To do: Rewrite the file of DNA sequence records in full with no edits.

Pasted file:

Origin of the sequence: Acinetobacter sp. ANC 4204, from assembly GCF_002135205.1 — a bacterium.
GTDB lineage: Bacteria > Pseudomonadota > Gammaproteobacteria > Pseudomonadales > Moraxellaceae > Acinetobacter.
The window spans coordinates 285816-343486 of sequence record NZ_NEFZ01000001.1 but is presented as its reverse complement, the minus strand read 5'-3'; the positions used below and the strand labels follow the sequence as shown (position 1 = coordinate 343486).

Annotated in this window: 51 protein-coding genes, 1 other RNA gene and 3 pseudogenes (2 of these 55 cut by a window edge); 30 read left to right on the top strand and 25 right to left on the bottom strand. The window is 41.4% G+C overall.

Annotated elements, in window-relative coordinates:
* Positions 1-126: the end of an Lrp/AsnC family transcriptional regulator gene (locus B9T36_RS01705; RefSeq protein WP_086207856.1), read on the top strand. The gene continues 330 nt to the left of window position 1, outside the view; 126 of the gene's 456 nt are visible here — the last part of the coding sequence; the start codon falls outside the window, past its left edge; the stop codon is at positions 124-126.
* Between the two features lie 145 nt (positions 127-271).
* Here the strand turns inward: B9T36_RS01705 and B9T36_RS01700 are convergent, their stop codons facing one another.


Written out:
Origin of the sequence: Acinetobacter sp. ANC 4204, from assembly GCF_002135205.1 — a bacterium.
GTDB lineage: Bacteria > Pseudomonadota > Gammaproteobacteria > Pseudomonadales > Moraxellaceae > Acinetobacter.
The window spans coordinates 285816-343486 of sequence record NZ_NEFZ01000001.1 but is presented as its reverse complement, the minus strand read 5'-3'; the positions used below and the strand labels follow the sequence as shown (position 1 = coordinate 343486).

Annotated in this window: 51 protein-coding genes, 1 other RNA gene and 3 pseudogenes (2 of these 55 cut by a window edge); 30 read left to right on the top strand and 25 right to left on the bottom strand. The window is 41.4% G+C overall.

Annotated elements, in window-relative coordinates:
* Positions 1-126: the end of an Lrp/AsnC family transcriptional regulator gene (locus B9T36_RS01705; RefSeq protein WP_086207856.1), read on the top strand. The gene continues 330 nt to the left of window position 1, outside the view; 126 of the gene's 456 nt are visible here — the last part of the coding sequence; the start codon falls outside the window, past its left edge; the stop codon is at positions 124-126.
* Between the two features lie 145 nt (positions 127-271).
* Here the strand turns inward: B9T36_RS01705 and B9T36_RS01700 are convergent, their stop codons facing one another.